Jn 4:5-42 [or 4:5-15, 19b-26, 39a, 40-42]
Jesus came to a town of Samaria called Sychar, near the plot of land that Jacob had given to his son Joseph. Jacob’s well was there. Jesus, tired from his journey, sat down there at the well. It was about noon.
A woman of Samaria came to draw water. Jesus said to her, “Give me a drink.” His disciples had gone into the town to buy food. The Samaritan woman said to him, “How can you, a Jew, ask me, a Samaritan woman, for a drink?”—For Jews use nothing in common with Samaritans.— Jesus answered and said to her, “If you knew the gift of God and who is saying to you, ‘Give me a drink,’ you would have asked him and he would have given you living water.” The woman said to him, “Sir, you do not even have a bucket and the cistern is deep; where then can you get this living water? Are you greater than our father Jacob, who gave us this cistern and drank from it himself with his children and his flocks?” Jesus answered and said to her, “Everyone who drinks this water will be thirsty again; but whoever drinks the water I shall give will never thirst; the water I shall give will become in him a spring of water welling up to eternal life.” The woman said to him, “Sir, give me this water, so that I may not be thirsty or have to keep coming here to draw water. …
“I can see that you are a prophet. Our ancestors worshiped on this mountain; but you people say that the place to worship is in Jerusalem.” Jesus said to her, “Believe me, woman, the hour is coming when you will worship the Father neither on this mountain nor in Jerusalem. You people worship what you do not understand; we worship what we understand, because salvation is from the Jews. But the hour is coming, and is now here, when true worshipers will worship the Father in Spirit and truth; and indeed the Father seeks such people to worship him. God is Spirit, and those who worship him must worship in Spirit and truth.” The woman said to him, “I know that the Messiah is coming, the one called the Christ; when he comes, he will tell us everything.” Jesus said to her, “I am he, the one who is speaking with you.”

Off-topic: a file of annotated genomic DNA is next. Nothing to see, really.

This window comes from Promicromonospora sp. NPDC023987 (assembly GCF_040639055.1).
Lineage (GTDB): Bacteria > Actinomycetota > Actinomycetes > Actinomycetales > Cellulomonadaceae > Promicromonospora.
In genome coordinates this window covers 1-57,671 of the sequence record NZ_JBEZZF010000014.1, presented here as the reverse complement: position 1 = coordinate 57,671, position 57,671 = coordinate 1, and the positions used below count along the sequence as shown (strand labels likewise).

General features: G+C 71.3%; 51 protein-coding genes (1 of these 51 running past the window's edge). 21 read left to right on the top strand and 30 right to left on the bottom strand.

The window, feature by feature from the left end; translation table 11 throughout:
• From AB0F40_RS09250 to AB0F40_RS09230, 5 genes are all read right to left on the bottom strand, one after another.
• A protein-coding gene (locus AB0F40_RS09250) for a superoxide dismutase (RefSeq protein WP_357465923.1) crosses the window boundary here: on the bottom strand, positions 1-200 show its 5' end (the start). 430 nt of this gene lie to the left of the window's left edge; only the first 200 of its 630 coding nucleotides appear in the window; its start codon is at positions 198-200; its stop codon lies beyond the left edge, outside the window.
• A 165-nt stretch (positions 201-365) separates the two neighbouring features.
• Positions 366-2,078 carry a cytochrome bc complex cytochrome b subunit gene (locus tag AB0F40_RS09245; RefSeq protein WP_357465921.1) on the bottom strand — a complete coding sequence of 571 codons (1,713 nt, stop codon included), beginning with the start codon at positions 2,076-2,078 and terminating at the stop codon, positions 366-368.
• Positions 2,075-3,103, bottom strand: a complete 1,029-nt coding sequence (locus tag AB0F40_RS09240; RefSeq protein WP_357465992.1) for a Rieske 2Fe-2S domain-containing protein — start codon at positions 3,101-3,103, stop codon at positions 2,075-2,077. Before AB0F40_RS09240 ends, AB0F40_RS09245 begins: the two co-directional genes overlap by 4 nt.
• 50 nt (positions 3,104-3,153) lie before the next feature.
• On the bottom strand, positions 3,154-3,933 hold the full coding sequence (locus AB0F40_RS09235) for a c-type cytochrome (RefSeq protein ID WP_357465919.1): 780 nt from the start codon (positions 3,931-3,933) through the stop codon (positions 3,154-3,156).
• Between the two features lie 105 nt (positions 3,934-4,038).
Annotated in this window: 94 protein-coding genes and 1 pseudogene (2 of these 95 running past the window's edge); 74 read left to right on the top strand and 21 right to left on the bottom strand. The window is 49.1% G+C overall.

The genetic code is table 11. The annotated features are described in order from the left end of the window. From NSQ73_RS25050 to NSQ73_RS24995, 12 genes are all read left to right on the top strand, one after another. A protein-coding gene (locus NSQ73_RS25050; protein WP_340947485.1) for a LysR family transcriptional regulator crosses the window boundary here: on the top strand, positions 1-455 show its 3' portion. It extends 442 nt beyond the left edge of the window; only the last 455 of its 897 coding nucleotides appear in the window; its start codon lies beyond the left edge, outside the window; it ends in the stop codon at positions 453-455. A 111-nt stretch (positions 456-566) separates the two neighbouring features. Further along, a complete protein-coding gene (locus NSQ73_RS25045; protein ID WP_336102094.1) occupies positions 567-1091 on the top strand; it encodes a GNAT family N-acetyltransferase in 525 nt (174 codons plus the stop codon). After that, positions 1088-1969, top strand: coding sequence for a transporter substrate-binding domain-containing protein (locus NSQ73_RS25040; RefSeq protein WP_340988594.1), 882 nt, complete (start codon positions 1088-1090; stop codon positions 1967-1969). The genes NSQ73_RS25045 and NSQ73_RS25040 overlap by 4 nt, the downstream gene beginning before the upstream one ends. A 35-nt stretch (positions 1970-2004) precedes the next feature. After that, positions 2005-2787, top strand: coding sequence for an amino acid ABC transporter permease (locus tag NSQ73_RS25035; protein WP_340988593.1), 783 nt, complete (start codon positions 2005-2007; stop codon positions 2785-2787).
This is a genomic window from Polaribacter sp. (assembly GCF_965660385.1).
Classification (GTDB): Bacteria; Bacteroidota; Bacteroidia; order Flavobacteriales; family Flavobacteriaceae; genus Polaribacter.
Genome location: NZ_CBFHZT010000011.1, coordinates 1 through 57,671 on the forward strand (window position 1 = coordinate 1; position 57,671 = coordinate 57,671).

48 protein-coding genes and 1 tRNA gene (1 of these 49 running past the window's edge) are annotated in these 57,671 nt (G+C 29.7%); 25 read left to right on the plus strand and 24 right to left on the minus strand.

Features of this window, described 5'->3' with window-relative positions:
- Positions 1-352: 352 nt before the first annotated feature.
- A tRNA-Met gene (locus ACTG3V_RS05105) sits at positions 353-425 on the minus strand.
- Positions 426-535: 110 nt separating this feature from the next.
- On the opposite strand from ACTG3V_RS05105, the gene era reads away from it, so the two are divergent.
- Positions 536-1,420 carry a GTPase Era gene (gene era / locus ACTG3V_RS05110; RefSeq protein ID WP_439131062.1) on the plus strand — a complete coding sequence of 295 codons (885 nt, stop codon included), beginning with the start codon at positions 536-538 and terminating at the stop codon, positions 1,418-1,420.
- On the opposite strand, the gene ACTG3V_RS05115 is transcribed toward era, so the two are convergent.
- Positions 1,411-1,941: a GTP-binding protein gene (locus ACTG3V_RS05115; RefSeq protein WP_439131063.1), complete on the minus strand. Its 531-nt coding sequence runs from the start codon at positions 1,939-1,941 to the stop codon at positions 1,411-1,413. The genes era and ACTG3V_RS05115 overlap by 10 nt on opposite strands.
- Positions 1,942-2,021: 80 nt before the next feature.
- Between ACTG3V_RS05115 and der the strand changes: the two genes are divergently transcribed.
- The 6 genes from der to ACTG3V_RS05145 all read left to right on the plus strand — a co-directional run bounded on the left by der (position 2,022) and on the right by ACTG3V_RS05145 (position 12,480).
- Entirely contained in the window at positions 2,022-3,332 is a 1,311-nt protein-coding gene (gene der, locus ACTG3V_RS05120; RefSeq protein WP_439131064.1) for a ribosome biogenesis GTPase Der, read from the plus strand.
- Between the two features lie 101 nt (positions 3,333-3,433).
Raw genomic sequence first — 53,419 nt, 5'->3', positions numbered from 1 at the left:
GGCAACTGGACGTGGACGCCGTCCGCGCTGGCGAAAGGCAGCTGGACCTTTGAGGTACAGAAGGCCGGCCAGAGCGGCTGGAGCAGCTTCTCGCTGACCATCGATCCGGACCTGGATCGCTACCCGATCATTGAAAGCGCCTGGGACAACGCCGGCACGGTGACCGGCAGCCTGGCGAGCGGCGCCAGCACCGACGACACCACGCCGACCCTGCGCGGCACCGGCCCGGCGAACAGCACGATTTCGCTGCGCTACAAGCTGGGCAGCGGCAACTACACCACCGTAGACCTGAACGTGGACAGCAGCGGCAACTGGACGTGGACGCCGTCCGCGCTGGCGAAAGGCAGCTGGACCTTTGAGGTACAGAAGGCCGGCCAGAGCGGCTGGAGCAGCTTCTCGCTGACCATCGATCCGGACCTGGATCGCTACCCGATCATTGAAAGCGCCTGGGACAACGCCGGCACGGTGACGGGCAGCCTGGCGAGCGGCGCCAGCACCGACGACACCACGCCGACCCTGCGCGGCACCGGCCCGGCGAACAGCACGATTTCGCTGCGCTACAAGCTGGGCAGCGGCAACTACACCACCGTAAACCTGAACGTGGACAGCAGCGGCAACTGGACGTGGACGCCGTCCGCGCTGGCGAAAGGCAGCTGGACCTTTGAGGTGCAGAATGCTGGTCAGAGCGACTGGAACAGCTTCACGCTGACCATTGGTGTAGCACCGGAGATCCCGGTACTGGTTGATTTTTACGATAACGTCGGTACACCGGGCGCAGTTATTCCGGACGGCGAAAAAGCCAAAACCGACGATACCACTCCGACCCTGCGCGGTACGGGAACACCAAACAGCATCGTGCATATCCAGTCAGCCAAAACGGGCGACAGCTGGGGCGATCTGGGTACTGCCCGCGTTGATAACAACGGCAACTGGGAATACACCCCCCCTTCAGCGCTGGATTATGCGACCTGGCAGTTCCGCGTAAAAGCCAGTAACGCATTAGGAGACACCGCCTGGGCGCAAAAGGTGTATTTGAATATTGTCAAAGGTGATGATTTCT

Many of the Samaritans of that town began to believe in him. When the Samaritans came to him, they invited him to stay with them; and he stayed there two days. Many more began to believe in him because of his word, 42and they said to the woman, “We no longer believe because of your word; for we have heard for ourselves, and we know that this is truly the savior of the world.”
Profound thirst. The Gospel, a deeply touching human interest story, describes a twofold thirst.
Our thirst for God. We “thirst” for fullness and completeness, happiness and satisfaction, good health and long life. We often seek to satisfy our thirst in the pursuit of material success, wealth, and pleasure. The Samaritan woman was on such a futile quest till she found Jesus who gave her “a spring of water welling up to eternal life.”
God’s thirst for us. We need to move beyond our desires to appreciate the enormity of God’s thirst for us. Mother Teresa asked her sisters to reflect often on Jesus’ words from the cross: “I thirst” (Jn 19:28). In the convents of the Missionaries of Charity these words are placed next to the crucifix in the sanctuary. Though first spoken on Calvary, they continue to echo God’s thirst for us and our love. In the words of St. Augustine, “Deus sitit sitiri”: God thirsts to be thirsted for. Or as Mother Teresa says, “Until you know deep inside that Jesus thirsts for you—you can’t begin to know who he wants to be for you. Or who he wants you to be for him.”
SOURCE: “365 Days with the Lord 2017,” ST. PAULS Philippines, 7708 St. Paul Rd., SAV, Makati City (Phils.); Tel.: 895-9701; Fax 895-7328; E-mail: firstname.lastname@example.org; Website: http://www.stpauls.ph.